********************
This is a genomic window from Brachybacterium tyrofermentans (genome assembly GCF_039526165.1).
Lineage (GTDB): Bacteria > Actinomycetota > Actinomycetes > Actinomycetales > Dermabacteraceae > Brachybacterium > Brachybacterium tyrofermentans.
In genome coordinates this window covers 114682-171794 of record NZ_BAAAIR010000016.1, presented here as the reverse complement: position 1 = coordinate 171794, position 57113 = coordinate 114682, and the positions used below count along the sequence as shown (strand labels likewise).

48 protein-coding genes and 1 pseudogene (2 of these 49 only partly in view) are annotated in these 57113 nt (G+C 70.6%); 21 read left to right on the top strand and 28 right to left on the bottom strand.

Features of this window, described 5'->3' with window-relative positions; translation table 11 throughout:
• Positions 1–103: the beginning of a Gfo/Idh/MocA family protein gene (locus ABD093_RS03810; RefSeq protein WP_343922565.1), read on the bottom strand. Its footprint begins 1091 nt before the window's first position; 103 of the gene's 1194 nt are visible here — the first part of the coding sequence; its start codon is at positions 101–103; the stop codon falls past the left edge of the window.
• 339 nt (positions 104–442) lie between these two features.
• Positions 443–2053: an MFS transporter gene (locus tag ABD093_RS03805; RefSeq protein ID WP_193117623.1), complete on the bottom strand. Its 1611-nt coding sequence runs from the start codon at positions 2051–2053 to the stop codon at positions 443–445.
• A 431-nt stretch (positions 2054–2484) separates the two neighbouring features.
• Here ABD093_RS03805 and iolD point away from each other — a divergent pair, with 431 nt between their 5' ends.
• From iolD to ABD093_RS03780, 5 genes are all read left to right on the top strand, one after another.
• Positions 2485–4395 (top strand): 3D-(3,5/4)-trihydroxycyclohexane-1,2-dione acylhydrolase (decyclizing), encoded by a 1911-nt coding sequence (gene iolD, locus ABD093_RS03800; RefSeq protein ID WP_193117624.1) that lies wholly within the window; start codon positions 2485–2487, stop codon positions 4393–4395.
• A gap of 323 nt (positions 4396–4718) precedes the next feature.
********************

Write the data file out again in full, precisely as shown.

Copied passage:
This is a genomic window from Brachybacterium tyrofermentans (genome assembly GCF_039526165.1).
Lineage (GTDB): Bacteria > Actinomycetota > Actinomycetes > Actinomycetales > Dermabacteraceae > Brachybacterium > Brachybacterium tyrofermentans.
In genome coordinates this window covers 114682-171794 of record NZ_BAAAIR010000016.1, presented here as the reverse complement: position 1 = coordinate 171794, position 57113 = coordinate 114682, and the positions used below count along the sequence as shown (strand labels likewise).

48 protein-coding genes and 1 pseudogene (2 of these 49 only partly in view) are annotated in these 57113 nt (G+C 70.6%); 21 read left to right on the top strand and 28 right to left on the bottom strand.

Features of this window, described 5'->3' with window-relative positions; translation table 11 throughout:
• Positions 1–103: the beginning of a Gfo/Idh/MocA family protein gene (locus ABD093_RS03810; RefSeq protein WP_343922565.1), read on the bottom strand. Its footprint begins 1091 nt before the window's first position; 103 of the gene's 1194 nt are visible here — the first part of the coding sequence; its start codon is at positions 101–103; the stop codon falls past the left edge of the window.
• 339 nt (positions 104–442) lie between these two features.
• Positions 443–2053: an MFS transporter gene (locus tag ABD093_RS03805; RefSeq protein ID WP_193117623.1), complete on the bottom strand. Its 1611-nt coding sequence runs from the start codon at positions 2051–2053 to the stop codon at positions 443–445.
• A 431-nt stretch (positions 2054–2484) separates the two neighbouring features.
• Here ABD093_RS03805 and iolD point away from each other — a divergent pair, with 431 nt between their 5' ends.
• From iolD to ABD093_RS03780, 5 genes are all read left to right on the top strand, one after another.
• Positions 2485–4395 (top strand): 3D-(3,5/4)-trihydroxycyclohexane-1,2-dione acylhydrolase (decyclizing), encoded by a 1911-nt coding sequence (gene iolD, locus ABD093_RS03800; RefSeq protein ID WP_193117624.1) that lies wholly within the window; start codon positions 2485–2487, stop codon positions 4393–4395.
• A gap of 323 nt (positions 4396–4718) precedes the next feature.